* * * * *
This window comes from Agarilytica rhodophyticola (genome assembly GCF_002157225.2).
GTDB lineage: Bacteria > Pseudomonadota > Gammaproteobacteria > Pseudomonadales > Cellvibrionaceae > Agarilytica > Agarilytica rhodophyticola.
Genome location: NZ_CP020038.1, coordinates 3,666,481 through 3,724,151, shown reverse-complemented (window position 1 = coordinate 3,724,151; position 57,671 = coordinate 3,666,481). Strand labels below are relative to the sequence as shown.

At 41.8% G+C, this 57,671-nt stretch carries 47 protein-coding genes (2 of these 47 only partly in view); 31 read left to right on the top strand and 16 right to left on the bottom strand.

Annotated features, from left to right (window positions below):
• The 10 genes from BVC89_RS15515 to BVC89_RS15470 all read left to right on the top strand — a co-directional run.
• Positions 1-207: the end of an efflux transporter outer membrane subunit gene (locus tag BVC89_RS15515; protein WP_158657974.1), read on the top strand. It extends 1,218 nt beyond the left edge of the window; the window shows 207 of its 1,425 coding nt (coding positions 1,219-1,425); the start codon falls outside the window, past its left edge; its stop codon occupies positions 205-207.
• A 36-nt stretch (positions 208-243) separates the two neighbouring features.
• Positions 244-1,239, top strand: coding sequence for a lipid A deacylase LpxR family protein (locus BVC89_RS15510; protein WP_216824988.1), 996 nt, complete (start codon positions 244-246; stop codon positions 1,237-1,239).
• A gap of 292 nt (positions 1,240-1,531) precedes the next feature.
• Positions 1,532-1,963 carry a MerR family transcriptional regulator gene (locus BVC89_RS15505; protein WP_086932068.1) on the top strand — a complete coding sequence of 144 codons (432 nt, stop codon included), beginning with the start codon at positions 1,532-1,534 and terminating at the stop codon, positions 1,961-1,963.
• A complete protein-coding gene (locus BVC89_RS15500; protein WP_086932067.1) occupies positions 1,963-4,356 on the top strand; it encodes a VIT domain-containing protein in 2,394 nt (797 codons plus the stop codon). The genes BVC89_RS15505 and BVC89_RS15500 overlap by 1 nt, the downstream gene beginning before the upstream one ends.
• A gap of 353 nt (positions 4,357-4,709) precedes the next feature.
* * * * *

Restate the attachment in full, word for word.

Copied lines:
This window comes from Agarilytica rhodophyticola (genome assembly GCF_002157225.2).
GTDB lineage: Bacteria > Pseudomonadota > Gammaproteobacteria > Pseudomonadales > Cellvibrionaceae > Agarilytica > Agarilytica rhodophyticola.
Genome location: NZ_CP020038.1, coordinates 3,666,481 through 3,724,151, shown reverse-complemented (window position 1 = coordinate 3,724,151; position 57,671 = coordinate 3,666,481). Strand labels below are relative to the sequence as shown.

At 41.8% G+C, this 57,671-nt stretch carries 47 protein-coding genes (2 of these 47 only partly in view); 31 read left to right on the top strand and 16 right to left on the bottom strand.

Annotated features, from left to right (window positions below):
• The 10 genes from BVC89_RS15515 to BVC89_RS15470 all read left to right on the top strand — a co-directional run.
• Positions 1-207: the end of an efflux transporter outer membrane subunit gene (locus tag BVC89_RS15515; protein WP_158657974.1), read on the top strand. It extends 1,218 nt beyond the left edge of the window; the window shows 207 of its 1,425 coding nt (coding positions 1,219-1,425); the start codon falls outside the window, past its left edge; its stop codon occupies positions 205-207.
• A 36-nt stretch (positions 208-243) separates the two neighbouring features.
• Positions 244-1,239, top strand: coding sequence for a lipid A deacylase LpxR family protein (locus BVC89_RS15510; protein WP_216824988.1), 996 nt, complete (start codon positions 244-246; stop codon positions 1,237-1,239).
• A gap of 292 nt (positions 1,240-1,531) precedes the next feature.
• Positions 1,532-1,963 carry a MerR family transcriptional regulator gene (locus BVC89_RS15505; protein WP_086932068.1) on the top strand — a complete coding sequence of 144 codons (432 nt, stop codon included), beginning with the start codon at positions 1,532-1,534 and terminating at the stop codon, positions 1,961-1,963.
• A complete protein-coding gene (locus BVC89_RS15500; protein WP_086932067.1) occupies positions 1,963-4,356 on the top strand; it encodes a VIT domain-containing protein in 2,394 nt (797 codons plus the stop codon). The genes BVC89_RS15505 and BVC89_RS15500 overlap by 1 nt, the downstream gene beginning before the upstream one ends.
• A gap of 353 nt (positions 4,357-4,709) precedes the next feature.